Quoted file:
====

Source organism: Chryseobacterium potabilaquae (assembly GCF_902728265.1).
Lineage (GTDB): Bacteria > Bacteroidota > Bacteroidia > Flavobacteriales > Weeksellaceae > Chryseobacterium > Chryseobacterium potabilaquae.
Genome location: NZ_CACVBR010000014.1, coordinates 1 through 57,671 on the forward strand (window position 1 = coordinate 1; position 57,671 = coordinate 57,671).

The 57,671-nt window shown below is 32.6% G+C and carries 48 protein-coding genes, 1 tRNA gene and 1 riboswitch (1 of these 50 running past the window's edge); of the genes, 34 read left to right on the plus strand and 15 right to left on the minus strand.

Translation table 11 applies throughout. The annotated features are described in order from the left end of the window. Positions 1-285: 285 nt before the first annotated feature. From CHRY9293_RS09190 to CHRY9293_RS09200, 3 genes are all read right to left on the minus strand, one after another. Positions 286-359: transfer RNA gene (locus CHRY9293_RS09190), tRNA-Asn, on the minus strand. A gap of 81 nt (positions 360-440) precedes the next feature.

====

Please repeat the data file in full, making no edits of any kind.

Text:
Source organism: Chryseobacterium potabilaquae (assembly GCF_902728265.1).
Lineage (GTDB): Bacteria > Bacteroidota > Bacteroidia > Flavobacteriales > Weeksellaceae > Chryseobacterium > Chryseobacterium potabilaquae.
Genome location: NZ_CACVBR010000014.1, coordinates 1 through 57,671 on the forward strand (window position 1 = coordinate 1; position 57,671 = coordinate 57,671).

The 57,671-nt window shown below is 32.6% G+C and carries 48 protein-coding genes, 1 tRNA gene and 1 riboswitch (1 of these 50 running past the window's edge); of the genes, 34 read left to right on the plus strand and 15 right to left on the minus strand.

Translation table 11 applies throughout. The annotated features are described in order from the left end of the window. Positions 1-285: 285 nt before the first annotated feature. From CHRY9293_RS09190 to CHRY9293_RS09200, 3 genes are all read right to left on the minus strand, one after another. Positions 286-359: transfer RNA gene (locus CHRY9293_RS09190), tRNA-Asn, on the minus strand. A gap of 81 nt (positions 360-440) precedes the next feature.